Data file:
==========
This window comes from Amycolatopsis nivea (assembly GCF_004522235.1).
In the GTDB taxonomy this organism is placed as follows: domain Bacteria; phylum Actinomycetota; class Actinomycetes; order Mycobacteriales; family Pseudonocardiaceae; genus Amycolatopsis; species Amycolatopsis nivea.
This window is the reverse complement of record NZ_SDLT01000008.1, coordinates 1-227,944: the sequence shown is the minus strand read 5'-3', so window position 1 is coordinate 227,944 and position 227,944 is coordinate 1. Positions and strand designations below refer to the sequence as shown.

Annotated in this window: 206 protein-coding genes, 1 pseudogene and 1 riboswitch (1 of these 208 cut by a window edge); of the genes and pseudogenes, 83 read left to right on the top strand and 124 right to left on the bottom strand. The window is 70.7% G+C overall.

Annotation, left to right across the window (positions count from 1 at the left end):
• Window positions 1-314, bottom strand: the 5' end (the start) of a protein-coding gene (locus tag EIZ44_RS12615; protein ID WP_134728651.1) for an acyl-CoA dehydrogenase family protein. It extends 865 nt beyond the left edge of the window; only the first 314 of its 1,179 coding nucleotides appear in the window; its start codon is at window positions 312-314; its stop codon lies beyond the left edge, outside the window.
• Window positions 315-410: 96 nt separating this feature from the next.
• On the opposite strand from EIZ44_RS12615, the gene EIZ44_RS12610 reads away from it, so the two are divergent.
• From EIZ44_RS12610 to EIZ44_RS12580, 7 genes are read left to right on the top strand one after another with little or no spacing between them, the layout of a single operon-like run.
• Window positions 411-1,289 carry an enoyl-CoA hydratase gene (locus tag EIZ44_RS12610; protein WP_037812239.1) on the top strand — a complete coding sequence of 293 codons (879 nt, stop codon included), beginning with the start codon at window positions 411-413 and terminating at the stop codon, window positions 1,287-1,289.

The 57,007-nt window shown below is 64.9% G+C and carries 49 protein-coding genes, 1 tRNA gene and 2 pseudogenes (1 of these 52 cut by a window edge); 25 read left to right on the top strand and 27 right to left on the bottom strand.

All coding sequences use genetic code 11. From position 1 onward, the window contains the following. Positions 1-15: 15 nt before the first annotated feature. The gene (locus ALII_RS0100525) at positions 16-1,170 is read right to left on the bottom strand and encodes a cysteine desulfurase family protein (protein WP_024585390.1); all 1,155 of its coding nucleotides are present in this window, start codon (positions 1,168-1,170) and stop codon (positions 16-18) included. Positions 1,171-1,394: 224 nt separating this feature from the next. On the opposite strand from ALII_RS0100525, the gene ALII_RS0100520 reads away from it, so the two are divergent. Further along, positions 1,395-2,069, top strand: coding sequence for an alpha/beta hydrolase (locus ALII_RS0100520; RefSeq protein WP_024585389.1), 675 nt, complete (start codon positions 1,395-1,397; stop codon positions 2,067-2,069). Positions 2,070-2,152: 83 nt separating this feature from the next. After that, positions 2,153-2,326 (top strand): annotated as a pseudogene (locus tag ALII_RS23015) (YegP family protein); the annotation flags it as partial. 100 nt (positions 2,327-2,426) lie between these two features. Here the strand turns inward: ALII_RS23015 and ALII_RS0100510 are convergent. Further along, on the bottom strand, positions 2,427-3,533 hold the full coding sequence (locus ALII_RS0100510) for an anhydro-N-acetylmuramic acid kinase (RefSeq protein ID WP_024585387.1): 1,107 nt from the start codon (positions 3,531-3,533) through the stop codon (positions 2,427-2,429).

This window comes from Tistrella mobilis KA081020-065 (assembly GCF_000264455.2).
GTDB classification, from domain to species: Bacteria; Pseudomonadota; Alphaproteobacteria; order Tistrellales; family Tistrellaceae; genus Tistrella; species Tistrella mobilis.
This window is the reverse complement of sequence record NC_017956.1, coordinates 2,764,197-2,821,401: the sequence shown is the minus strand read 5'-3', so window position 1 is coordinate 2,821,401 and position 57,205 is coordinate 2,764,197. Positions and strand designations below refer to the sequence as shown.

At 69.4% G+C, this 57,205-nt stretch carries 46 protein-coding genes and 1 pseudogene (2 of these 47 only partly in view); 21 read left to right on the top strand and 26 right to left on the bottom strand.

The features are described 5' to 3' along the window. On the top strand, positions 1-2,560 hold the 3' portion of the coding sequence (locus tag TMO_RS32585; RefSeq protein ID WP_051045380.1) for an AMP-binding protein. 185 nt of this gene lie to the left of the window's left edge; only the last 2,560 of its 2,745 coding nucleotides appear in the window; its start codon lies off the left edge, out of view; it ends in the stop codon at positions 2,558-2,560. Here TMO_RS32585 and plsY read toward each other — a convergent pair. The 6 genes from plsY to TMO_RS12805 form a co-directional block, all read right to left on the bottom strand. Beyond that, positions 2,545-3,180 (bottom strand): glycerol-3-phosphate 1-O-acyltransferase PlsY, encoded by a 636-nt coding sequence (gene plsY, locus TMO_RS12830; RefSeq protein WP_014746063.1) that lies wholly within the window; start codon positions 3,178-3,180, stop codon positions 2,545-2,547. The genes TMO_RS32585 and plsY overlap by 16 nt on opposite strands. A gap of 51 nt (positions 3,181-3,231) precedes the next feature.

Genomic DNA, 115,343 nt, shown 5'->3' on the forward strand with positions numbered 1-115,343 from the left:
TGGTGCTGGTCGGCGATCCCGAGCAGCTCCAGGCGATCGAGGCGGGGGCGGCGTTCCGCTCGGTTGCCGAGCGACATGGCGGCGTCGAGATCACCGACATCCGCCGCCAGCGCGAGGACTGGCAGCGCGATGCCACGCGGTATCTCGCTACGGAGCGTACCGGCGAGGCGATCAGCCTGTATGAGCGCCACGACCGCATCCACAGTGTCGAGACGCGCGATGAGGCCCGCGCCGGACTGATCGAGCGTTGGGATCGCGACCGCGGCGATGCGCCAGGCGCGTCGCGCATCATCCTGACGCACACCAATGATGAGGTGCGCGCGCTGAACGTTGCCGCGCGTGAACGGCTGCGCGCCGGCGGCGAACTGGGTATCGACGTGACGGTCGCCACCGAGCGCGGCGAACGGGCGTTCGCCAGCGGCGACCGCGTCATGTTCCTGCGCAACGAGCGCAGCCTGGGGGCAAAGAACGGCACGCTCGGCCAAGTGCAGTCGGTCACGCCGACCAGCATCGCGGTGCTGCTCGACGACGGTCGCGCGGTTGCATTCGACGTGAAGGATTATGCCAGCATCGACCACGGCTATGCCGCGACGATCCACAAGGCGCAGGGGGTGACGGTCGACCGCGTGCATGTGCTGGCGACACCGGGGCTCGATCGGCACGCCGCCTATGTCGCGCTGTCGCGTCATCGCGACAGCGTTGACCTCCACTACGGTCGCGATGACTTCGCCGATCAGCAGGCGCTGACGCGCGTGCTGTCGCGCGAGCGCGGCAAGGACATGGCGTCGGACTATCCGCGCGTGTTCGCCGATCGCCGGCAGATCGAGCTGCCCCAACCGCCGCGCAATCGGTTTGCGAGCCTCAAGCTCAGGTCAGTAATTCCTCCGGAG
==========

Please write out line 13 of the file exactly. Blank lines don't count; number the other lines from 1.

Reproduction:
This window comes from Tistrella mobilis KA081020-065 (assembly GCF_000264455.2).